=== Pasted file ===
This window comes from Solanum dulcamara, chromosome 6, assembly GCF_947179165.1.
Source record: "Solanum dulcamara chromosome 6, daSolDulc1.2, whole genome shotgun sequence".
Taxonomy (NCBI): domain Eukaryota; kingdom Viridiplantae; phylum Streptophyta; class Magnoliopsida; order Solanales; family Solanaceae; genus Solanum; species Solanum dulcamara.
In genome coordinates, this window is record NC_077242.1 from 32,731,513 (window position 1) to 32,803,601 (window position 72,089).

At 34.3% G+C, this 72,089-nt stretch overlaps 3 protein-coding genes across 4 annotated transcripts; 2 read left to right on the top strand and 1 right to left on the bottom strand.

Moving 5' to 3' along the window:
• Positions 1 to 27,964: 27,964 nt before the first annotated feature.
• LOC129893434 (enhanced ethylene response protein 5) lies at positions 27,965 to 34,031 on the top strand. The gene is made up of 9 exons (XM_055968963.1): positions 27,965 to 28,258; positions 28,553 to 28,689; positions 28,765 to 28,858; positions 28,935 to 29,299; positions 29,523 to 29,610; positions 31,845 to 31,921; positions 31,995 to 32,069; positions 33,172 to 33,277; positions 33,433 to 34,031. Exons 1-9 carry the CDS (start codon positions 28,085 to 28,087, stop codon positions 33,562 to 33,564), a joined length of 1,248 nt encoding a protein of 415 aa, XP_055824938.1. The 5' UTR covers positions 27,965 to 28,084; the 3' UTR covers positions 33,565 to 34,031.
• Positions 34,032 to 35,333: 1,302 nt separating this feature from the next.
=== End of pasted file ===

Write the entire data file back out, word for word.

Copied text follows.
This window comes from Solanum dulcamara, chromosome 6, assembly GCF_947179165.1.
Source record: "Solanum dulcamara chromosome 6, daSolDulc1.2, whole genome shotgun sequence".
Taxonomy (NCBI): domain Eukaryota; kingdom Viridiplantae; phylum Streptophyta; class Magnoliopsida; order Solanales; family Solanaceae; genus Solanum; species Solanum dulcamara.
In genome coordinates, this window is record NC_077242.1 from 32,731,513 (window position 1) to 32,803,601 (window position 72,089).

At 34.3% G+C, this 72,089-nt stretch overlaps 3 protein-coding genes across 4 annotated transcripts; 2 read left to right on the top strand and 1 right to left on the bottom strand.

Moving 5' to 3' along the window:
• Positions 1 to 27,964: 27,964 nt before the first annotated feature.
• LOC129893434 (enhanced ethylene response protein 5) lies at positions 27,965 to 34,031 on the top strand. The gene is made up of 9 exons (XM_055968963.1): positions 27,965 to 28,258; positions 28,553 to 28,689; positions 28,765 to 28,858; positions 28,935 to 29,299; positions 29,523 to 29,610; positions 31,845 to 31,921; positions 31,995 to 32,069; positions 33,172 to 33,277; positions 33,433 to 34,031. Exons 1-9 carry the CDS (start codon positions 28,085 to 28,087, stop codon positions 33,562 to 33,564), a joined length of 1,248 nt encoding a protein of 415 aa, XP_055824938.1. The 5' UTR covers positions 27,965 to 28,084; the 3' UTR covers positions 33,565 to 34,031.
• Positions 34,032 to 35,333: 1,302 nt separating this feature from the next.